Tom Steyer Won't Seek Office In 2018, But He'll Invest In Winning The House For Democrats

The billionaire environmentalist commits $30 million to help get younger Americans to the polls.

WASHINGTON ― Billionaire environmentalist Tom Steyer won’t run for political office this year, putting his focus instead on helping Democrats win control of the House in the 2018 elections.

“I am willing to do whatever it takes to help save our country,” Steyer said on Monday at a press conference near Capitol Hill. To that end, he announced plans to invest $30 million to boost voter turnout among younger Americans.

The initiative will be run by an arm of NextGen America, the political organization he founded that supports progressive positions on climate change, immigration and health care. The group said it aims to conduct “the largest youth vote organizing effort in American history.” 

As one of the Democratic Party’s top donors, Steyer was discussed as a potential candidate in either the race for California governor or Senate this year. His moves opposing the Trump administration have also spurred speculation about a possible presidential run in 2020.

Steyer is one of the most prominent advocates of impeachment proceedings against President Donald Trump. Last year, he collected millions of signatures calling for Trump’s impeachment and paid for billboards in New York’s Times Square as part of a $20 million ad campaign urging Congress to act.

“My fight is not just in California, my fight is in removing Donald Trump from office, and from power,” Steyer said Monday, adding that he believed that the president had committed eight impeachable offenses so far.

Steyer said his group would help elect Democrats to the House even if they do not necessarily back impeaching Trump.“We are not going to have a litmus test on impeachment,” he said.

The news is a blow to Republicans, who hoped to use the push for impeachment to drive a wedge between wary incumbent Democratic lawmakers and the party’s more liberal base.

Still, a spokesman for the Republican National Committee characterized Steyer as a hindrance to Democratic prospects this year.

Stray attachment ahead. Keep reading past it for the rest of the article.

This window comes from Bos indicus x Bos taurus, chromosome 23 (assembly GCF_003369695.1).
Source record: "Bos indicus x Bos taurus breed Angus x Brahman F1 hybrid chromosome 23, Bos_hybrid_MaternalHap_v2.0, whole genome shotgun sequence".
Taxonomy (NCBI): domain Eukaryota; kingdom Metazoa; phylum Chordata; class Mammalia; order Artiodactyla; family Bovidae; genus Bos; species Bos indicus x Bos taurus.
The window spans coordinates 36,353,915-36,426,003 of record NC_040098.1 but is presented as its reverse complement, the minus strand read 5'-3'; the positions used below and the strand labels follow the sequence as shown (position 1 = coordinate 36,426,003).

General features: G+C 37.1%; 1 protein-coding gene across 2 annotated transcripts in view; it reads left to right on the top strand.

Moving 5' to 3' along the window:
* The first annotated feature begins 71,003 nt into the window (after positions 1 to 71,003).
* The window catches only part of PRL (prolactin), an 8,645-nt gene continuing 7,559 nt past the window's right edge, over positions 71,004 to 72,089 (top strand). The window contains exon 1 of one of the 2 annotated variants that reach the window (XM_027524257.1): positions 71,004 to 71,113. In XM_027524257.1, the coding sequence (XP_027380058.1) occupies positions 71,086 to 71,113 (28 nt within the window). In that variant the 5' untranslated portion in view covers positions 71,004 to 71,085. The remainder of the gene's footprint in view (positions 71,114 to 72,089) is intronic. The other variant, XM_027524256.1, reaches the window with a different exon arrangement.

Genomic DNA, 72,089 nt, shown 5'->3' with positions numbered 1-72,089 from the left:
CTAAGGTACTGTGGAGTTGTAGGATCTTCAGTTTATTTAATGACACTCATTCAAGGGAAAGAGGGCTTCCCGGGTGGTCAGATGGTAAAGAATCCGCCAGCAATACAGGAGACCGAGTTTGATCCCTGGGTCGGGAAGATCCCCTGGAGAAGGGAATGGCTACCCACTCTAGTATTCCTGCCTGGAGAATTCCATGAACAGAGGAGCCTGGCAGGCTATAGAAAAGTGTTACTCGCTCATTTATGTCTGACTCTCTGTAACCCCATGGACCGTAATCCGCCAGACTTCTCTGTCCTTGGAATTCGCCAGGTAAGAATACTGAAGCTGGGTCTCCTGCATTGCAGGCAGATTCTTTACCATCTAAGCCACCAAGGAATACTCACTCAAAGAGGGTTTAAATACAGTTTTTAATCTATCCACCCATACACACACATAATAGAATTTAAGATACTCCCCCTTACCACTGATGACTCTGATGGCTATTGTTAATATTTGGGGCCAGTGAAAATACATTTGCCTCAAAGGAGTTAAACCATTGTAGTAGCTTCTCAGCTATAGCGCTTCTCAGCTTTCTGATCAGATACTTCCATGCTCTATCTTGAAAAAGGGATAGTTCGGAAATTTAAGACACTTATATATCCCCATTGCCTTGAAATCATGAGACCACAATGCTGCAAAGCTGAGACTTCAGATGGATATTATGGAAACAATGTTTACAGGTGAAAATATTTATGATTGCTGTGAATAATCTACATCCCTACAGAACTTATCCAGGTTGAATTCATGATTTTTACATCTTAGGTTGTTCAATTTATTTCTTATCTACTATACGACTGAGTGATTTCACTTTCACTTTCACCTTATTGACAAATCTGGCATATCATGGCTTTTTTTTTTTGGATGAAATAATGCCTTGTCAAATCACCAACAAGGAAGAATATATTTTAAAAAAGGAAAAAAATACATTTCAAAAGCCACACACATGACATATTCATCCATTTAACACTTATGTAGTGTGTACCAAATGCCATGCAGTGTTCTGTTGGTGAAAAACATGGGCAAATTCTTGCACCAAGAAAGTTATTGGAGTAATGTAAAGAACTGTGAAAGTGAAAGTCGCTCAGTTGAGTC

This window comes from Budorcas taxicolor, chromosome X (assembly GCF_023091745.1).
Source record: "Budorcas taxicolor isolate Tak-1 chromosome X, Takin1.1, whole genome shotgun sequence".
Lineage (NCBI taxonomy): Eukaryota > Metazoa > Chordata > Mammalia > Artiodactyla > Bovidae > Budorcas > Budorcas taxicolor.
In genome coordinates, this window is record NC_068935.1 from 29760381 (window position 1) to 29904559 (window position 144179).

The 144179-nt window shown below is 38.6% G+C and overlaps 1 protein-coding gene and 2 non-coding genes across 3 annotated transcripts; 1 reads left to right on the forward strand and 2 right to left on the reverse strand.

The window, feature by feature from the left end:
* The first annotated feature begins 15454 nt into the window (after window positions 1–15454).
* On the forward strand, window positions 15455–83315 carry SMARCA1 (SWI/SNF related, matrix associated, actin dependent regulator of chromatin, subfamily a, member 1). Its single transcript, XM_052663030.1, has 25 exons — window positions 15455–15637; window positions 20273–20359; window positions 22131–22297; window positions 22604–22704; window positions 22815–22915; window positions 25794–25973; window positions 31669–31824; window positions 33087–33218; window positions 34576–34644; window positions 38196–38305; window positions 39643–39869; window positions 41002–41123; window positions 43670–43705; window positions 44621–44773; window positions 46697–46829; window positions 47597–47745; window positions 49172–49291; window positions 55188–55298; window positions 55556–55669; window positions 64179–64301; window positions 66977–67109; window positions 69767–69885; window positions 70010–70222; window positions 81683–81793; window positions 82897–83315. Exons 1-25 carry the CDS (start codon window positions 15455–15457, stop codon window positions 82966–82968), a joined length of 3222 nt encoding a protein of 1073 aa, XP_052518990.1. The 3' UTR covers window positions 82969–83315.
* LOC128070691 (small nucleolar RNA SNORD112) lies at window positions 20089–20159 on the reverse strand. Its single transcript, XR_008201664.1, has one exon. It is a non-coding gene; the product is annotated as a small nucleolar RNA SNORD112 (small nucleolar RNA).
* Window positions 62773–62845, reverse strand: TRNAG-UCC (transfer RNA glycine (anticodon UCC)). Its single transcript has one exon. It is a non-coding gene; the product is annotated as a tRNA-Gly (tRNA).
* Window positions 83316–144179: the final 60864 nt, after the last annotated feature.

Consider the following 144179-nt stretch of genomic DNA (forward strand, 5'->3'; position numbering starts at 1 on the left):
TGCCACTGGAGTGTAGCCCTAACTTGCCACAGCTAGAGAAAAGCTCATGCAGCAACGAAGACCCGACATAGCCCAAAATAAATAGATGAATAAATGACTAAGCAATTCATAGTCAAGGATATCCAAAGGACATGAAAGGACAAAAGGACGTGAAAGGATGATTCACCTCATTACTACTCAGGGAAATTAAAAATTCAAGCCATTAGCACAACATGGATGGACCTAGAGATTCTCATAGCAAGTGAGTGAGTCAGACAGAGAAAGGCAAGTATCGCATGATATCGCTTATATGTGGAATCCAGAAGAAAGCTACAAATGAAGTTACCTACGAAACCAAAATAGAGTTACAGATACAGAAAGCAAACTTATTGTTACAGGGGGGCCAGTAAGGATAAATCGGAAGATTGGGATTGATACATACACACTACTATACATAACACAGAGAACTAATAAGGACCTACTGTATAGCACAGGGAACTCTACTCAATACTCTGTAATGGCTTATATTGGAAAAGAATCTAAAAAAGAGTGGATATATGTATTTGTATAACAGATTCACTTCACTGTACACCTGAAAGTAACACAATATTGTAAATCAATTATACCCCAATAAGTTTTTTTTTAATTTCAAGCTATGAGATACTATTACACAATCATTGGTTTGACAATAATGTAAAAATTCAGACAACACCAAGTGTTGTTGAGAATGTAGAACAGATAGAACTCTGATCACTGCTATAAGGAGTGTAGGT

“Tom Steyer can light as much of his money on fire as he wants, but that doesn’t change that Democrats like Nancy Pelosi view him as a distraction” because of the impeachment issues, Michael Ahrens said, referring to the House minority leader from California. “If Democrats’ message for 2018 is a baseless impeachment threat that the majority of voters disagree with, they’re going to lose.”

Democrats believe turnout among young Americans will be one of the keys to retaking at least one chamber of Congress in 2018 and thus stopping the Republican legislative agenda. The party saw a major voter surge in college areas in recent elections. Young people came out in droves to help elect Democrats Doug Jones to the Senate in Alabama and Ralph Northam to Virginia’s governorship.

For this year’s midterm campaign, Steyer’s group set goals of registering 250,000 young voters and helping to elect progressive House candidates in at least 10 states. NextGen said plans on hiring 200 full-time staff to organize on more than 300 college campuses.

“In 10 months, God willing, the people of America are going to send a wave across the nation,” Steyer said at his press conference. “This tide will wash away the stain of the Trump administration.” 

Steyer did not address whether he had plans for political office beyond 2018. He also dodged a question about a new potential Democratic presidential candidate ― Oprah Winfrey.

The talk show host’s powerful speech at the Golden Globes awards ceremony on Sunday night set off speculation about a possible campaign challenging Trump in 2020 ― CNN reported that Winfrey was “actively thinking” about jumping into the race.

Steyer praised Winfrey’s speech as “fantastic,” but stressed he is concentrating on “November 2018.”

This story has been updated with comment from a spokesman from the Republican National Committee.